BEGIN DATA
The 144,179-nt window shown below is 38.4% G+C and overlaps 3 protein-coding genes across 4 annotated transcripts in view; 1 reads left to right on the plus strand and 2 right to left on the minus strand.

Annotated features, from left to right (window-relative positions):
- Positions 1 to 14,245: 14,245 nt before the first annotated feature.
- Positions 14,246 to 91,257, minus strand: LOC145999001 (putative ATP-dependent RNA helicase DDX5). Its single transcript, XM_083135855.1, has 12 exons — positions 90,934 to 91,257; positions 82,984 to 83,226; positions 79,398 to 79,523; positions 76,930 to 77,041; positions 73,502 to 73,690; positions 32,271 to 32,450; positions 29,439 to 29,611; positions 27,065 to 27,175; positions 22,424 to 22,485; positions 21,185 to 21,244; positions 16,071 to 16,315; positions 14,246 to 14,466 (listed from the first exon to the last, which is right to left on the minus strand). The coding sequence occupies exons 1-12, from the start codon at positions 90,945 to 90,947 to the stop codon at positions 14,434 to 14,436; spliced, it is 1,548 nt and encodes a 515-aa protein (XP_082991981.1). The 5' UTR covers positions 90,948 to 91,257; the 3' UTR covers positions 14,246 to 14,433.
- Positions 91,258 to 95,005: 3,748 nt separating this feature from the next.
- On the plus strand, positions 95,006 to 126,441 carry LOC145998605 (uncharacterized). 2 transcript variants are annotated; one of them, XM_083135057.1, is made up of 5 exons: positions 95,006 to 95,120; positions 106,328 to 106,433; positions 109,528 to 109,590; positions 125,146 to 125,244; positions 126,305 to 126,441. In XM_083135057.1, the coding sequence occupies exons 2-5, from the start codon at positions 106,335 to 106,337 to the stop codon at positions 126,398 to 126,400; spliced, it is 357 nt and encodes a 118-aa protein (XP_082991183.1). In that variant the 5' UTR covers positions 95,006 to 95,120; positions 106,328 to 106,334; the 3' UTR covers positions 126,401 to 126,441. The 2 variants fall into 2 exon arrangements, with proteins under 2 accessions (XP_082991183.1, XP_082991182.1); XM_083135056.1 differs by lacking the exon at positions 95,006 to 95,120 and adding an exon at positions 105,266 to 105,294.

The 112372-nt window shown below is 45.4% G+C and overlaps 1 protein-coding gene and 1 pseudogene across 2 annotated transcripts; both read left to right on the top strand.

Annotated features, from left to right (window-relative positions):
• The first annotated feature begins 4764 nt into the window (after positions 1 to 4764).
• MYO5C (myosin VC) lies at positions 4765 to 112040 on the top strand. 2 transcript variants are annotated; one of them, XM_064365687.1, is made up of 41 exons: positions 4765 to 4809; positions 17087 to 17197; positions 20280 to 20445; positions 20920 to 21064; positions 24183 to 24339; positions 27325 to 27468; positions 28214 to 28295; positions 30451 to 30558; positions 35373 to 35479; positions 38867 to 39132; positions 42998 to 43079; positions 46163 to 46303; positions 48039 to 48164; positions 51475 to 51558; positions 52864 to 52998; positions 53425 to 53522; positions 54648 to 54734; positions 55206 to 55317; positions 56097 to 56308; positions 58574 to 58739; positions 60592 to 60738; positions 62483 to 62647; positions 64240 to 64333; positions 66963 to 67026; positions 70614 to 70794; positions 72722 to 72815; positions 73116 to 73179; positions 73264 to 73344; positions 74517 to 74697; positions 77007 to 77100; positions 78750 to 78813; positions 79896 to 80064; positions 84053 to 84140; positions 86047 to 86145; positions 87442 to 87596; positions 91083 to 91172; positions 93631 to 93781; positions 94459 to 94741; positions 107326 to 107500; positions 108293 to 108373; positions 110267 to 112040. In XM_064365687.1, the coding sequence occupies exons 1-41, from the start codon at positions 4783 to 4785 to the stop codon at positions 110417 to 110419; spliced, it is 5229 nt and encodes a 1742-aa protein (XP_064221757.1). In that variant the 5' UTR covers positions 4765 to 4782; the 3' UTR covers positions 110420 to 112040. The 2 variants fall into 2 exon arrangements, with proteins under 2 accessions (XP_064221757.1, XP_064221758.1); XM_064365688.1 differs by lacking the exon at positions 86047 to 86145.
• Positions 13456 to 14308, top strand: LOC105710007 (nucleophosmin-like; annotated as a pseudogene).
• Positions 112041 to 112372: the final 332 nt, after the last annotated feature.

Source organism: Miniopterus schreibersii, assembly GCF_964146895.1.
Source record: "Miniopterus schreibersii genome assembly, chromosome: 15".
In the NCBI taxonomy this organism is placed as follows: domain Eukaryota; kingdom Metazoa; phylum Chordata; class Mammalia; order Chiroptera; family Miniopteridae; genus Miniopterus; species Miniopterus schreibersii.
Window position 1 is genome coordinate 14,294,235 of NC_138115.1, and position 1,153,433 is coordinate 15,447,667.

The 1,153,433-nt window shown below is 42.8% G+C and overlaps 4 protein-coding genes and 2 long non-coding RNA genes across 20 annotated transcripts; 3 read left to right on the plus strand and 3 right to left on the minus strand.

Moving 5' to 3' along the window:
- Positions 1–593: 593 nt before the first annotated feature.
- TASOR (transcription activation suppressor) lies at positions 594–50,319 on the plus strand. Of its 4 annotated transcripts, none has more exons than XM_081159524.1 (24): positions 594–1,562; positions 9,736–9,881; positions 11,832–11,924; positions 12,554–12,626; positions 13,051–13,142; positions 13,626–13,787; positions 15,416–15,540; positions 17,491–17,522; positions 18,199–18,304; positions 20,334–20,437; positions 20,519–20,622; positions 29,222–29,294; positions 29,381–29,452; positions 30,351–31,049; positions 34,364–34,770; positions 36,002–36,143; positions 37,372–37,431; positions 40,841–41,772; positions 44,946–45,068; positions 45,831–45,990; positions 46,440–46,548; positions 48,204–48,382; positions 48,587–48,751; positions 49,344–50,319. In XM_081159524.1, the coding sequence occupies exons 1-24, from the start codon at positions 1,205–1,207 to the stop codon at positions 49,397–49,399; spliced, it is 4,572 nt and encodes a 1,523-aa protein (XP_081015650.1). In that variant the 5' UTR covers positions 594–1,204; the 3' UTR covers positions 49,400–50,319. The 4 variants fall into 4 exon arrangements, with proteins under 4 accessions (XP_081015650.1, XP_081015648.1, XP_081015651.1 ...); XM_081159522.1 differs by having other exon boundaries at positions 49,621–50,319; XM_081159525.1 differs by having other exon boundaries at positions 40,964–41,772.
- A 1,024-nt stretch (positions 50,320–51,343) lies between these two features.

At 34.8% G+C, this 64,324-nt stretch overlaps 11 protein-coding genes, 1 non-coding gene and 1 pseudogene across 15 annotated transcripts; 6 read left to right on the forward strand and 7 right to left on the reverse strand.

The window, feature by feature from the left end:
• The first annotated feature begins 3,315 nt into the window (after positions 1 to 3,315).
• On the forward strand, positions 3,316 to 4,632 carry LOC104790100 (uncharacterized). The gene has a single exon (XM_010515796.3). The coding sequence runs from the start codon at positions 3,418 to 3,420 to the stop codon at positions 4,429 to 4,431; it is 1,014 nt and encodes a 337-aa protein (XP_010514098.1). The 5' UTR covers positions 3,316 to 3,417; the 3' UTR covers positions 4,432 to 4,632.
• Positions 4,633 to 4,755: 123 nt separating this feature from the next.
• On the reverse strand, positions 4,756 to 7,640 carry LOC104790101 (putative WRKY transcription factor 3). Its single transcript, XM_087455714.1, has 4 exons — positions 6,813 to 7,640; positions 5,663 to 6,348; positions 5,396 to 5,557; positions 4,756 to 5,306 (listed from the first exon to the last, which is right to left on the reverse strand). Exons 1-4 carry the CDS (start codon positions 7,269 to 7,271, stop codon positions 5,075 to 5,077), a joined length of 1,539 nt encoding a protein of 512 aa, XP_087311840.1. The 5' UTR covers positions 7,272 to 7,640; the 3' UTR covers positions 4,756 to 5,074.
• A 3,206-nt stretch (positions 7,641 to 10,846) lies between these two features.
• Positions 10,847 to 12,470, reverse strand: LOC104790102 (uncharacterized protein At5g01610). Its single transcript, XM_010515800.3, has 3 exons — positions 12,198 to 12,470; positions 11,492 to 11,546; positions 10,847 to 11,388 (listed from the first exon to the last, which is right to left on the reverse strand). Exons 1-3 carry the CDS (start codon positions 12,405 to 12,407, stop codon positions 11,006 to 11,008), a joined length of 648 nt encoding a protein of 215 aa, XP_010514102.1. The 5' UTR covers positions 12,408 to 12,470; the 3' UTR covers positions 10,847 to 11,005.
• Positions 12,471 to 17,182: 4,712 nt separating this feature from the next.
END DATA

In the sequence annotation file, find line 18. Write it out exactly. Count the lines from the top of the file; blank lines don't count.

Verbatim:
Moving 5' to 3' along the window: